A Dublin youth has reached adulthood having acquired 84 convictions throughout his teenage years, which were dominated by cocaine addiction and drug-fuelled petty crimes.
Dublin Children’s Court heard that the youth, who has recently turned 18, had pleaded guilty to 14 offences committed while he was still a juvenile and also after he had been let out on a suspended sentence.
The inner city youth said he wanted to be detained and claimed that his "rough background" and cocaine addiction, which he said he developed from the age of 13, had driven him to crime.
He had been given a 15-month suspended sentence and released on his 70th conviction last December, for 23 offences including litany of theft, joyriding and public order offences.
That sentence had been suspended on condition that the teenager remained out of further trouble.
However, after that he had been arrested for 14 more offences, and then deciding that he wanted to turn his life around, he came back to court last week, asking to have the suspended sentence activated.
As the judge was dealing with the latest 14 offences yesterday, the youth had no family members in court with him, although throughout his numerous appearances over recent years, his mother had frequently come to support him.
"I have to ask you to give me some idea of where you stand on all of this. You were given a chance with a suspended sentence and yet from what I see today, there were 14 further offences committed since May, when you knew you were at risk of having the suspended sentence activated," Judge Catherine Murphy asked the youth, saying that she wanted some insight into his behaviour.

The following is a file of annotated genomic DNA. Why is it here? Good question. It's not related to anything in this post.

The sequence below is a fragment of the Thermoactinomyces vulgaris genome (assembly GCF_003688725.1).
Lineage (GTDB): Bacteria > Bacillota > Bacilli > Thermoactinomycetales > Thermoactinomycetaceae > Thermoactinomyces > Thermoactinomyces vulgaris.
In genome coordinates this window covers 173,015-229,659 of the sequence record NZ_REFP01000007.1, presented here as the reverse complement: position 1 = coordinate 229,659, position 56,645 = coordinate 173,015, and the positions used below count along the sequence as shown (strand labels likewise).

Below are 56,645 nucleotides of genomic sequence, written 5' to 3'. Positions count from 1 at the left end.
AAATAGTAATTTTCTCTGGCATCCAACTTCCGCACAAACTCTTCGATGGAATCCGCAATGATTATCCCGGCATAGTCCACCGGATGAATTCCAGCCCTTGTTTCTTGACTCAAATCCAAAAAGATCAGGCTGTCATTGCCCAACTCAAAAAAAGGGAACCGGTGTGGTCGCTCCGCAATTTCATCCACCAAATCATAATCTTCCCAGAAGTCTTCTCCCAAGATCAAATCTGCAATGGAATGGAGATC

The youth, who had been sitting back impassively during the proceedings, then perched forward and explained that his crimes were driven by drug addiction.
"That is why I asked to have it activated. I was strung out on cocaine since I was only 13 or 14. I had a rough background.
"I’m telling you how I feel. I’ve been strung out on cocaine nearly half my life. Committing crime for my drug addiction, you know what I mean.
"I went to a project to detox, got off cocaine, got the 15 months reactivated to get my head together, want to get my life together now. It is up to the judge at the end of the day," he replied.
"You are wrong about one thing. It’s up to you," Judge Murphy replied. "You committed the offences. They were your responsibility," she told him after listening to his short speech.
"I know," the teenager replied, to which the judge told him: "Reflect on that as you will have time to do over the next couple of years."
Judge Murphy added six months to the youth’s current detention term, which will see him in custody in St Patrick’s Institution, for the next 21 months.
Judge Murphy had heard that the youth had pleaded guilty plea to a range of charges, 14 in total, for attempted car theft, drug dealing, criminal damage and theft of mobile phones. All of these offences occurred after he had been released on the suspended sentence last December.
The court heard that on June 5 at Rutland Street, he had been caught trying to steal a car, and caused €300 worth of damages, in the process.
Two days later on Nassau Street, three students had been showing each other their mobile phones when the teenager sat beside them and stole them.
One week later he had been arrested for attempting in the process of an attempted car theft on Middle Abbey Street.
Another week later he had been caught involved in a drug transaction where he had attempted to sell illegal substances to a girl.
Garda Mark Pender, Store Street Station, informed Judge Murphy that the teenager already had 70 convictions on his record. The garda then read through the boy’s record listing of thefts, public order and motoring offences.
Solicitor John Quinn, defending, told the Judge Murphy in mitigation that the youth had asked to have the suspended sentence activated last week. Since going into custody the teenager will have "time to reflect on where his actions have brought him", Mr Quinn submitted.
He also said the teenager had been completed the Junior Certificate while he was in detention earlier. He then enrolled on a FAS training course but "had difficulties with drink and drugs", Mr Quinn explained.